Casey bill would reward hiring
nSenator proposes tax credit targeted to small businesses. BY KAREN SHUEY, Staff Writer
More than 10,000 businesses in Lancaster County have fewer than 500 employees.
In an effort to accelerate job creation and small-business growth, a local lawmaker will propose a tax credit tied to new hiring and wage increases.
"The top priority for Congress right now should be job creation," U.S. Sen. Bob Casey said in a conference call with reporters on Wednesday.
The Democrat said the Small Business Tax Cut Act of 2013 would benefit smaller companies the most -- giving firms that have resisted new hiring an incentive to put more workers on payrolls.
The proposed measure gives small businesses a 10 percent income tax credit on new payroll for hiring new workers or increasing the hours and wages of existing employees.
Based on current average weekly earnings of private sector employees, a business would receive a tax break of about $4,250 over the course of the year for hiring an additional employee.
The tax credit is capped at $500,000 to make it more valuable to smaller companies. And Casey specifically is targeting middle-income earners by limiting the proposal to the top wage that is subject to Social Security tax, $110,100.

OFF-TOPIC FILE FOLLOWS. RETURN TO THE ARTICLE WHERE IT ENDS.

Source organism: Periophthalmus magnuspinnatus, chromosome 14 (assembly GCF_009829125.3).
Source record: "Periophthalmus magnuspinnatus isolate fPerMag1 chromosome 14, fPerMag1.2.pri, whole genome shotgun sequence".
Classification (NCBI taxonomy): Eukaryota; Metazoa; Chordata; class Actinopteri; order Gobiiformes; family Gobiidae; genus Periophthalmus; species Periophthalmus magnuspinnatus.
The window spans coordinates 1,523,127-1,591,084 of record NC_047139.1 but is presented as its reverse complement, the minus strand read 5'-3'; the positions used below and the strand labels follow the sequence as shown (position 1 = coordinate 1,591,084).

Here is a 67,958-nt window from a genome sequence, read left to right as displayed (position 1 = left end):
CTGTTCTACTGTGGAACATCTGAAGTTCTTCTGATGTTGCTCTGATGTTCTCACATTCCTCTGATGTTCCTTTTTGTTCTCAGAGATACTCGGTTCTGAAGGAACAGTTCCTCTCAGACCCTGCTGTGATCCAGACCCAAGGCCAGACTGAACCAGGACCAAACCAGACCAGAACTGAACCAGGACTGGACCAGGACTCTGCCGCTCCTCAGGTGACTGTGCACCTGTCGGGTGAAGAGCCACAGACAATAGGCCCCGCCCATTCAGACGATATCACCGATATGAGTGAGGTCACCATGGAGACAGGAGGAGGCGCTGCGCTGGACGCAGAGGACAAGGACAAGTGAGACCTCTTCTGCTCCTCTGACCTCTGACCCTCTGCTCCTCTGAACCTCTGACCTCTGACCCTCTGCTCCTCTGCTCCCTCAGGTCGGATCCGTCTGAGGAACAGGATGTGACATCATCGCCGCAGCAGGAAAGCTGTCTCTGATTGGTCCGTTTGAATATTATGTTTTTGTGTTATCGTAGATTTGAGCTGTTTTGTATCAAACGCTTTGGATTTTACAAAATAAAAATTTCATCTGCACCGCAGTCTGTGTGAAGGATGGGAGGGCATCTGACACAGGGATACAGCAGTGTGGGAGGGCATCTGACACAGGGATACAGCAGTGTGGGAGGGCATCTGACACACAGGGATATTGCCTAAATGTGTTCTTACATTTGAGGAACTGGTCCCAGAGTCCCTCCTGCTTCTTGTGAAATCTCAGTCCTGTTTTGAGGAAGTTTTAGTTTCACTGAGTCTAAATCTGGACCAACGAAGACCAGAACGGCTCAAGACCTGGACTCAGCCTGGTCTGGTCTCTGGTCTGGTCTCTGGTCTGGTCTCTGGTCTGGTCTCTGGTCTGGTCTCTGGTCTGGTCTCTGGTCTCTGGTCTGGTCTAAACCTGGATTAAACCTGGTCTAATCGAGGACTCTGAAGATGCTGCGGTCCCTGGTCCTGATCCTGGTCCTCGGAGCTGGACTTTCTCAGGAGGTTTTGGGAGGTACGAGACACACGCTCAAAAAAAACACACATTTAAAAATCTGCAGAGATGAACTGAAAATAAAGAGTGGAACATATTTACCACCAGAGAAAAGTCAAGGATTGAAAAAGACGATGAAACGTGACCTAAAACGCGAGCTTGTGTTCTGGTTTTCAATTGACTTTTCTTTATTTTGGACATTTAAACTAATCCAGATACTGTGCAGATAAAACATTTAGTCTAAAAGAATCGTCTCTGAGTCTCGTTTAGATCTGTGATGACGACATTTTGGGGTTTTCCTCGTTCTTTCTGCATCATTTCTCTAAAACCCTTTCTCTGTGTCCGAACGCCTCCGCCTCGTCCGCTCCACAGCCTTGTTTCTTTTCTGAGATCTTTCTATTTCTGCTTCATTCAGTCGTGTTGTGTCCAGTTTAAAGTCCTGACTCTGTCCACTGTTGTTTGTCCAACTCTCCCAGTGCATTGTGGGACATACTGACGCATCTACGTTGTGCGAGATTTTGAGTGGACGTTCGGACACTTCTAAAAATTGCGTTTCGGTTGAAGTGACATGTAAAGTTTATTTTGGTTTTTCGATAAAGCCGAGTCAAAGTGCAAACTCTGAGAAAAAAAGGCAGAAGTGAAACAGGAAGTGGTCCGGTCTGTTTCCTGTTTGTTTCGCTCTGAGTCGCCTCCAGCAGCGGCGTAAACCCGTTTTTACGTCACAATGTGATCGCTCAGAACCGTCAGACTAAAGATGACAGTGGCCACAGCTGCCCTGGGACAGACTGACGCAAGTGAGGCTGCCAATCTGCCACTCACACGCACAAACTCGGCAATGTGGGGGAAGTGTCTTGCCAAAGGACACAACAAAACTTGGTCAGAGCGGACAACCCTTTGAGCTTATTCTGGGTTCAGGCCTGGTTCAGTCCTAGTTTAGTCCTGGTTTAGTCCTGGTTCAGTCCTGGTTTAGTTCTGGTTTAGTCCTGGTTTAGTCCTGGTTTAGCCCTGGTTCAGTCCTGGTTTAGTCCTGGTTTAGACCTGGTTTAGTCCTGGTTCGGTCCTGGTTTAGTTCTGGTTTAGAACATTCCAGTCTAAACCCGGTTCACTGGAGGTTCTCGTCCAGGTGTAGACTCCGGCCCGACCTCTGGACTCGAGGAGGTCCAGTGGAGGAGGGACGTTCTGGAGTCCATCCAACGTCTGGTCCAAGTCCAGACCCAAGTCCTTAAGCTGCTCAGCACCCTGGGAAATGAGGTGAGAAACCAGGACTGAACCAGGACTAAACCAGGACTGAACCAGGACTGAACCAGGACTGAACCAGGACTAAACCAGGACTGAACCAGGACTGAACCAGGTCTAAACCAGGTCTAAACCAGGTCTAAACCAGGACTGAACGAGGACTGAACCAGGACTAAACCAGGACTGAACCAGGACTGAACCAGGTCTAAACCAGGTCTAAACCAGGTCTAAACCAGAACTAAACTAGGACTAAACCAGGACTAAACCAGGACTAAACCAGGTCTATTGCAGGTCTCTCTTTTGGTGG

The proposal is a variation of an idea that Congress rejected previously. But with job growth still lagging even as the economy expands, Casey said he thinks the revised proposal is well-timed to encourage businesses to resume hiring.
"Frankly, there hasn't been nearly enough discussion going on in Washington about how we can create more jobs," Casey said. "This legislation would be an effective step in the right direction."
Tom Baldrige, president of the Lancaster Chamber of Commerce & Industry, agrees.
But, he said, the tax credit won't solve the problems facing most local business owners.
"What I hear from business owners is a longing for clarity in the tax code," Baldrige said. "There's much more interest in Washington (lawmakers) figuring out the bigger issues."
The proposal comes as Congress is under increasing pressure to do more to create jobs.
The state Department of Labor and Industry released a report Wednesday announcing that Pennsylvania's unemployment rate was 7.9 percent in December. The national unemployment rate is 7.8 percent.
"Instead of looking for quick fixes, (lawmakers) should be talking about restoring long-term sustainability," Baldrige said.